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Marcus Larry Clewis v. California Prison Health


June 2, 2011


The opinion of the court was delivered by: Gregory G. Hollows United States Magistrate Judge


Plaintiff, a state prisoner proceeding pro se, seeks relief pursuant to 42 U.S.C. § 1983. This court directed service of the amended complaint upon defendants Dr. Jen and Rebecca Asp by order filed on August 30, 2010. It was entered in the case docket, on November 4, 2010, that the summons for defendant Jen was returned unexecuted. On November 16, 2010, the court directed plaintiff to provide additional information for this individual to be served. Plaintiff was directed to seek such requisite information through, inter alia, discovery and the California Public Records Act, Calif. Gov't. Code § 6250, et seq. Plaintiff was also informed that he could seek judicial intervention if the necessary information was denied or unreasonably delayed. Plaintiff was given sixty days to provide the information, but he has failed to respond in any way to that order and the time for doing so has long expired.

Defendant Asp filed an answer on November 16, 2010, and returned an executed waiver of service on December 29, 2010. On December 27, 2010, upon the filing of defendant Asp's answer, the court issued the discovery and scheduling order, wherein the discovery deadline was set for June 15, 2011, and the time for filing pretrial dispositive motions was set to end on November 16, 2011.

On May 25, 2011, defendant Asp filed a request for an updated discovery and scheduling order, indicating that no discovery had as yet been conducted by either party. Counsel declares as well that she had been preparing to set plaintiff's deposition when she determined that defendant Jen had not been served. Counsel states that she intends to take plaintiff's deposition only once and anticipates that she would likely represent defendant Jen if that defendant were served. She declares under penalty of perjury that she has no information regarding defendant Jen's current whereabouts and asks that plaintiff be required to serve defendant Jen properly or that defendant be dismissed. Counsel further requests that the current deadlines then be re-set.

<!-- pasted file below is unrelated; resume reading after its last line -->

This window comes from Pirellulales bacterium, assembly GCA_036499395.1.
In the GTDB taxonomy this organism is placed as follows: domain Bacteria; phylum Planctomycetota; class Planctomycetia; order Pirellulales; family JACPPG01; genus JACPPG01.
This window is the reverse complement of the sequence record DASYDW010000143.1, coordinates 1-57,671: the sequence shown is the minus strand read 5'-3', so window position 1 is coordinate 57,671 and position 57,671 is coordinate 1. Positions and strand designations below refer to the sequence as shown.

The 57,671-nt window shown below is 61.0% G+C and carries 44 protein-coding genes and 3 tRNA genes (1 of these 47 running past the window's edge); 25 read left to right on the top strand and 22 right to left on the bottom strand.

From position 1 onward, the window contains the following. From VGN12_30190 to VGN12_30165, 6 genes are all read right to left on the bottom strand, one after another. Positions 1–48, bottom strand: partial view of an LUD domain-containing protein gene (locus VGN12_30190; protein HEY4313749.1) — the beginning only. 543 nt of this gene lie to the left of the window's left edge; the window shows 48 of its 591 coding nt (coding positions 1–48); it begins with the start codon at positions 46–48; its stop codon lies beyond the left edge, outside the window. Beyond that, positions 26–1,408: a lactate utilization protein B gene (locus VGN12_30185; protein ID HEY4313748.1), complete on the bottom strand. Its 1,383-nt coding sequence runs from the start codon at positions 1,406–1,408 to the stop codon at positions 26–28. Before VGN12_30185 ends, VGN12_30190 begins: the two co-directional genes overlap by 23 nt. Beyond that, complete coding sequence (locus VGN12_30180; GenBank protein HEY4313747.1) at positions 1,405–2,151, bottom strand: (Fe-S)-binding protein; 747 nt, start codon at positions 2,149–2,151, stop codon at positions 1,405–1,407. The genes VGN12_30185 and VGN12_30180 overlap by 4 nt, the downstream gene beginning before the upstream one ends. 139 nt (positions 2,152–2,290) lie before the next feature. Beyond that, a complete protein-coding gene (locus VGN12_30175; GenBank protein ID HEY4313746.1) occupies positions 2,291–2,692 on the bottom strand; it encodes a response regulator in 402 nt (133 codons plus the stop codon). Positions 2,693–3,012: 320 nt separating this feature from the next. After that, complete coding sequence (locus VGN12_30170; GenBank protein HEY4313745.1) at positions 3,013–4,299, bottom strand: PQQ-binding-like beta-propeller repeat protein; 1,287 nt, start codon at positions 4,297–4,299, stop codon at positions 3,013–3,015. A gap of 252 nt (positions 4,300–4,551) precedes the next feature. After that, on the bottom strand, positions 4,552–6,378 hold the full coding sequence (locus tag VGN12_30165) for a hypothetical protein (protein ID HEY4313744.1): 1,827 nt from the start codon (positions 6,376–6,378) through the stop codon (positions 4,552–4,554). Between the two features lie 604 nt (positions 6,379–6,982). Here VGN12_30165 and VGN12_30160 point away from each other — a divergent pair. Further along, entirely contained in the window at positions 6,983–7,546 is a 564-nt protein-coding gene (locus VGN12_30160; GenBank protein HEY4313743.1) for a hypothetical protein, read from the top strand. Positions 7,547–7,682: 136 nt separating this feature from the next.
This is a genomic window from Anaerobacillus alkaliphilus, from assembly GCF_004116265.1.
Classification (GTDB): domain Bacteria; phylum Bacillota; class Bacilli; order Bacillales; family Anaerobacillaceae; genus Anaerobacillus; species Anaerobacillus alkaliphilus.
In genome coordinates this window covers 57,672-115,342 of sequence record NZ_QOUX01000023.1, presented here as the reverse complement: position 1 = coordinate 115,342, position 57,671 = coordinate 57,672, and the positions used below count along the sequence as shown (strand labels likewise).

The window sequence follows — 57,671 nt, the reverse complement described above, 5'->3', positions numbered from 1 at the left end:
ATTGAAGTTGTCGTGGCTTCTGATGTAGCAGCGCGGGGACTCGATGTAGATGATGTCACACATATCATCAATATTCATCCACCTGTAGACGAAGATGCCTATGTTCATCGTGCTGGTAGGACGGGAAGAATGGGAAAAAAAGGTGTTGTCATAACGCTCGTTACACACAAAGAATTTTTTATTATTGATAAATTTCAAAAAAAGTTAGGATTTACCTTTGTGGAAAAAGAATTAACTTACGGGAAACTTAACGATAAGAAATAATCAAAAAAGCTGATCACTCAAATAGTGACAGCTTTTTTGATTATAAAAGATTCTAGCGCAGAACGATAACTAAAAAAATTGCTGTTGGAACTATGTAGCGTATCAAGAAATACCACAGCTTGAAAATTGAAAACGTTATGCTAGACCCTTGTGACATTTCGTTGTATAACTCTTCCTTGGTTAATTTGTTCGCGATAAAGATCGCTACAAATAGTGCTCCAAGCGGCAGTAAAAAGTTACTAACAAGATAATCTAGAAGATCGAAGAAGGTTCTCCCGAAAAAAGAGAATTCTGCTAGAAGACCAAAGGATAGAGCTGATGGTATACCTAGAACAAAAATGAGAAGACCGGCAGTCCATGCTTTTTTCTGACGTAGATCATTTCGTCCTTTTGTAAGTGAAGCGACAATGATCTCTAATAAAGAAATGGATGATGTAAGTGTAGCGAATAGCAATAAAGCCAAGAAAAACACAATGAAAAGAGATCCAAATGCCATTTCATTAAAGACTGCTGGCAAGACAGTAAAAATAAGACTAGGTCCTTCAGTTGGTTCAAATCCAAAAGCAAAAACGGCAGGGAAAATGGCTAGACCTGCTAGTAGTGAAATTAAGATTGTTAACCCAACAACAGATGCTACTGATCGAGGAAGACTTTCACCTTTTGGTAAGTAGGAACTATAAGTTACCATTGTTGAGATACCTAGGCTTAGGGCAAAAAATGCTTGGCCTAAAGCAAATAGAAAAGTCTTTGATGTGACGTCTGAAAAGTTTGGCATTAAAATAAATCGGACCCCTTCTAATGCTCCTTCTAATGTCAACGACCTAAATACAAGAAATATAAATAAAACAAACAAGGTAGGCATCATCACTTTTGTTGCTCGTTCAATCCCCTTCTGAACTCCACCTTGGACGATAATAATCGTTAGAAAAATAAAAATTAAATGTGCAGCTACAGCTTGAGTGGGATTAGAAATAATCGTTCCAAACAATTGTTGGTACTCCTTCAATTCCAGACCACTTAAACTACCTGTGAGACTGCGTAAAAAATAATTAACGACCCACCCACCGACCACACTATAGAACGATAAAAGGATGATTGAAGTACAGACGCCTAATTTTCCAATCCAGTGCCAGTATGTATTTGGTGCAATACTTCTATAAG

In relevant part, Fed. R. Civ. 4(m) states:

[i]f a defendant is not served within 120 days after the complaint is filed, the court - on motion or on its own after notice to the plaintiff - must dismiss the action without prejudice against that defendant or order that service be made within a specified time. But if the plaintiff shows good cause for the failure, the court must extend the time for service for an appropriate period.

It has been more that 265 days, well over 120 days, since service was directed upon defendant Jen. Therefore, this defendant will be dismissed without prejudice under Fed. R. Civ. P. 4(m), if plaintiff is unable to show good cause within fourteen days why further efforts to serve Jen at this point would not be futile. Johnson v. Meltzer, 134 F.3d 1393, 1396 (9th Cir. 1998) (Fed. Rule Civ. P. 4(m) provides that a defendant, unserved after 120 days, shall be dismissed by the district court without prejudice). The court is being very generous in light of plaintiff's wholesale failure to respond to the order of November 16, 2010.

Although defendant's counsel has sworn that she has no information concerning the current whereabouts of defendant Jen at this time, counsel does not indicate that she has conducted any sort of inquiry. Therefore, simultaneous, with its order directing plaintiff to show good cause why defendant Jen should not be dismissed, the court will direct defendant Asp's counsel to query the California Department of Corrections and Rehabilitation (CDCR) to ascertain the whereabouts of defendant Jen. If defendant Dr. Jen is still employed with the Department of Corrections or Rehabilitation or any other California state agency, counsel shall provide the business address to plaintiff. If counsel is otherwise informed of the business address of defendant Jen, counsel shall provide that address to plaintiff. In the event that counsel, after conducting a good faith inquiry, cannot ascertain the business address of defendant Jen, counsel shall so inform the court.

With respect to extending deadlines, defendant does not offer a particularly good rationale for both parties having failed to conduct any discovery whatever at this point. However, counsel's desire to take only one deposition of plaintiff is not unreasonable.

Accordingly, IT IS ORDERED that: 1. Plaintiff has fourteen days to show good cause why defendant Jen should not be dismissed pursuant to Fed. R. Civ. P. 4(m);

2. Counsel for defendant Asp has fourteen days to conduct an inquiry for a business address for defendant Jen, as set forth above, and to either inform plaintiff of any such address or inform the court that such an address cannot be ascertained;

3. Defendant's May 25, 2011 (docket # 27), request for the discovery and scheduling order (docket # 25) to be updated is granted;

4. The discovery cut-off date is hereby extended to September 15, 2011, and the pretrial motion filing deadline is continued to February 16, 2012; and

5. No further request for an extension of time will be considered absent extraordinary cause.


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